First was a noisy, but intelligible "ESPN 1230 WMML" at 2103 EDT, theres a lot of in and out on 1230 around here, and I caught quite a bit of variety. Basically the PL-200's meter is 4/5 or 5/5 most of the time. Bits and pieces of the play-by play were in and out for the next 1/2 hour. So I figured I was at least hearing ESPN radio coverage. I then heard a pair of quick calls for WIX(BDPT) in the clutter... the WIX was clear, but it could be any of the 4 as the last letter. Fortunately, this solves as only WIXT, and nothing WYX_.

As luck would have it both stations are running ESPN, and both would be b'casting the WS game 7, so I don't know which of the two or both stations I was hearing with regards to the play-by-play.


WMML 1230kHz 1000W from Glens Falls, NY 215km fair/poor using PL-200

WIXT 1230kHz 1000W from Little Falls, NY 263km poor/brief PL-200

These are stations #510 and 511 and GY #59 and 60.

A tip of the cap to the Cardinals, and St. Louis native son David Freese.

Paul S. in CT


Working with shorter (and cheaper) ferrites - The Backpack FSL

Kevin Schanilec
 

Hi all:

I've been swamped at work lately, but have managed to do some experimenting with Ferrite Sleeve Loop (FSL) antennas using shorter ferrites, seeing if smaller and cheaper FSLs are possible. Graham's initial FSL article indicated that ferrite length in itself is not a critical parameter: it is the coil of wire that receives the signal, not the ferrite. As long as there is sufficient ferrite in the vicinity of the coil, providing the "FSL effect" if you will, the signal developed in the coil should be the same. Some of Steve R.'s experiments earlier this year seemed to confirm this.

To test this, I recently built what I call the Backpack FSL, a summary of which is now posted here in the Files Section, in the "Ferrite Sleeve Loop Antenna" folder (bottom of the main Files page). This design uses 65 mm (about 2.5 inch) ex-Soviet NOS ferrite rods, which are of the same #400 ferrite material as most other ex-Soviet ferrite. I have also started to rough out a large FSL using the 62 mm Soviet bars, sold by at least a couple eBay sellers, which run about three for a dollar depending on the quantity.

With both of these "short ferrite" designs, in all my testing I have found that shorter ferrites are the performance equivalent of the longer/bigger ferrites when compared with my 12" FSL with 160 mm (6.5 inch) ferrites, *WITH* a couple provisos. The first is that the shorter ferrites obviously will only accommodate so many turns of wire in the coil, perhaps 30 or so turns depending on the wire diameter: not an issue with MW, but potentially so on LW.

The other proviso is that the shorter ferrites do not put out as strong a magnetic field with which a radio can passively couple. With a reasonably sensitive Ultralight or other portable radio, the resulting SNR and audio are the same as with the FSL with much longer ferrites, although in many cases you may have to hold the radio somewhat closer to the Backpack FSL. On the other hand, if the radio is not very sensitive at the desired frequency, such as the stock Tecsun PL-380 on much of the LW band, then the longer ferrites' coupling field can make a noticeable difference. However, every radio I have does just fine on MW, and even a basic "stealth" modification to the PL-380 mostly corrects the LW shortcomings.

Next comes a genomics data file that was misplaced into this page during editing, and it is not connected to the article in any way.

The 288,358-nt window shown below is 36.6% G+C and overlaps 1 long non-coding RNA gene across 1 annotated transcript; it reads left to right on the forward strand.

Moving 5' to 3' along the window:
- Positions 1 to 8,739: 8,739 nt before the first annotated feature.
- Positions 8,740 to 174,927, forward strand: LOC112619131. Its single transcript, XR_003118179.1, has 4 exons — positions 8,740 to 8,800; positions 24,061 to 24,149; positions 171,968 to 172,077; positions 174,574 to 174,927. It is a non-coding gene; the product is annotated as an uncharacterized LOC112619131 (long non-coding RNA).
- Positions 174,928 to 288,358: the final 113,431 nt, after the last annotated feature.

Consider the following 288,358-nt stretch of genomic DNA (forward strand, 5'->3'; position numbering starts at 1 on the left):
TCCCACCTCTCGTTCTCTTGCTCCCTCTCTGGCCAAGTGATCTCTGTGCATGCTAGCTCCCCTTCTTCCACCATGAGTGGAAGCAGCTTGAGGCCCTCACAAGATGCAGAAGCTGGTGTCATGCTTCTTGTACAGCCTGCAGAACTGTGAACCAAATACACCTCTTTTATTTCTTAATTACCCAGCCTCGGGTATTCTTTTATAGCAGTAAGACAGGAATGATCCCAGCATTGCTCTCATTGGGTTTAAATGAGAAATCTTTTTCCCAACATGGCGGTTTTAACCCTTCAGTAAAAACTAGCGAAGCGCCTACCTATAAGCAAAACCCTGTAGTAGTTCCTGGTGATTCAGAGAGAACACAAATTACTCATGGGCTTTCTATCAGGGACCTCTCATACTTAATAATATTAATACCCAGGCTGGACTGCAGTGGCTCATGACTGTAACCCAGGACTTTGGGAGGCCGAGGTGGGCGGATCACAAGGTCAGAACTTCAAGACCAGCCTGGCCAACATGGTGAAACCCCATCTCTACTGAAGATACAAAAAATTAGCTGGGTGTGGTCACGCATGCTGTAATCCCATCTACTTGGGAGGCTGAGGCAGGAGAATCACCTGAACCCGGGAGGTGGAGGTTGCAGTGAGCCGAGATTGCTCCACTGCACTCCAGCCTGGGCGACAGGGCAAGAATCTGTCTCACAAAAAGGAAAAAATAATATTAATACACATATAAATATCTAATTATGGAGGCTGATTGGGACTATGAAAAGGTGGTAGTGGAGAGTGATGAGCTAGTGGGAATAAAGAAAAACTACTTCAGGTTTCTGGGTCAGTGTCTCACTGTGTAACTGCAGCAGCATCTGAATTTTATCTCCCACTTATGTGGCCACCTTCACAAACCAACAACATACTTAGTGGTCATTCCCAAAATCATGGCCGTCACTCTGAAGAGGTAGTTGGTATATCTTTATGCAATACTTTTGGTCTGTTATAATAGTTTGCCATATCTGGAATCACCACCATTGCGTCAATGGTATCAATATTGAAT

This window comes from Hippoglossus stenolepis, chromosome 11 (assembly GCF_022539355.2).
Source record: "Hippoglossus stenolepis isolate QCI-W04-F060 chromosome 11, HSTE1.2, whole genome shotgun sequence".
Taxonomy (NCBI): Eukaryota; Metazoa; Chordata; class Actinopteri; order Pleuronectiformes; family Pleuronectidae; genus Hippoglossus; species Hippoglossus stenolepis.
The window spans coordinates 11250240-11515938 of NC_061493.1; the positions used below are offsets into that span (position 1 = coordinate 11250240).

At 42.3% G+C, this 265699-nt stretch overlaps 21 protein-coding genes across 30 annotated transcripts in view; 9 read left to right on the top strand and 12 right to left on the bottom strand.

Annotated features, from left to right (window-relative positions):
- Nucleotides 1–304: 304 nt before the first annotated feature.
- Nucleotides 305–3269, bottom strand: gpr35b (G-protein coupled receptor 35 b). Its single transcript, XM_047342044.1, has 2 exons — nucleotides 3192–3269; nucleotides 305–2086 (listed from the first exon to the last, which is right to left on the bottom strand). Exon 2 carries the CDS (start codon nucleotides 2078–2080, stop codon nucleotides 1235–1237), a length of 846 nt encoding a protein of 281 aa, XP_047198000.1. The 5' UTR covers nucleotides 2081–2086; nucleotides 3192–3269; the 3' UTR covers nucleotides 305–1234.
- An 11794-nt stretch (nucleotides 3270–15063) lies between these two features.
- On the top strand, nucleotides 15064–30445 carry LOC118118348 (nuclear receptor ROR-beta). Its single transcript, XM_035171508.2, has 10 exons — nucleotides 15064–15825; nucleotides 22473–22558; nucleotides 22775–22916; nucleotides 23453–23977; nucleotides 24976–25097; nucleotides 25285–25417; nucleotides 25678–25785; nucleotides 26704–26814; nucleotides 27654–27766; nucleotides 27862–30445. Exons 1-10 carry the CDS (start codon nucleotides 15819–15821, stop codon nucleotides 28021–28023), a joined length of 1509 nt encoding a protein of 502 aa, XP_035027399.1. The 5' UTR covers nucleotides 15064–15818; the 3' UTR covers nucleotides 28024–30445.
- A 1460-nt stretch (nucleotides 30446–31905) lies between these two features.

So, this may open up a couple new avenues for FSL design. The article referenced above has further design, construction and testing details.

Good DX to you - Kevin S
Bainbridge Island, WA


ULR DX One New One @ Sunset

Dave Hascall
 

I had a few minutes to dial around tonight and was rewarded with a new one for the overall log.  I caught some oldies music between Shelbyville, IN and OKC and was rewarded with a WQCT ID.  Bryan, Ohio 500w/250w CH/5w nights.  I would assume that they were on with the 250 watts CH and that would be a nice catch.  Also had someone under Cincy on 1530 but with Cincy's weird, distorted audio, I could not catch much.  Also caught WHBC-OH on 1480 which might be new to the ULR book.

1520 WQCT OH Bryan 10/28 1815 P-F with Local ads, OLD and ID string:  "More music, less talk, WQCT Bryan". NEW! DH-IN

DH-IN / Dave Hascall / Indianapolis / Eton E-100 / EDT


Re: Hello from Miami Oklahoma

Gary DeBock
 

Hello Ron, Peter, Ginger, Michael and All,

Welcome to our Ultralightdx Yahoo group, Ron, and we are very happy to
have another Oklahoma ULR-DXer in our growing community! Oklahoma has
always been a "hot spot" for Ultralight DXing, primarily because of the
influence of our late co-Founder, Dr. John Bryant (ex-Professor of
Architecture at Oklahoma State University, in Stillwater). John would
typically spend the winter and spring months DXing in Oklahoma, then
move to his second home here in Washington state (on Orcas Island) to
enjoy summer and fall TP-DXing with the local gang. Because of his
influence, both Oklahoma and Washington state are hot spots for
Ultralight radio DXing.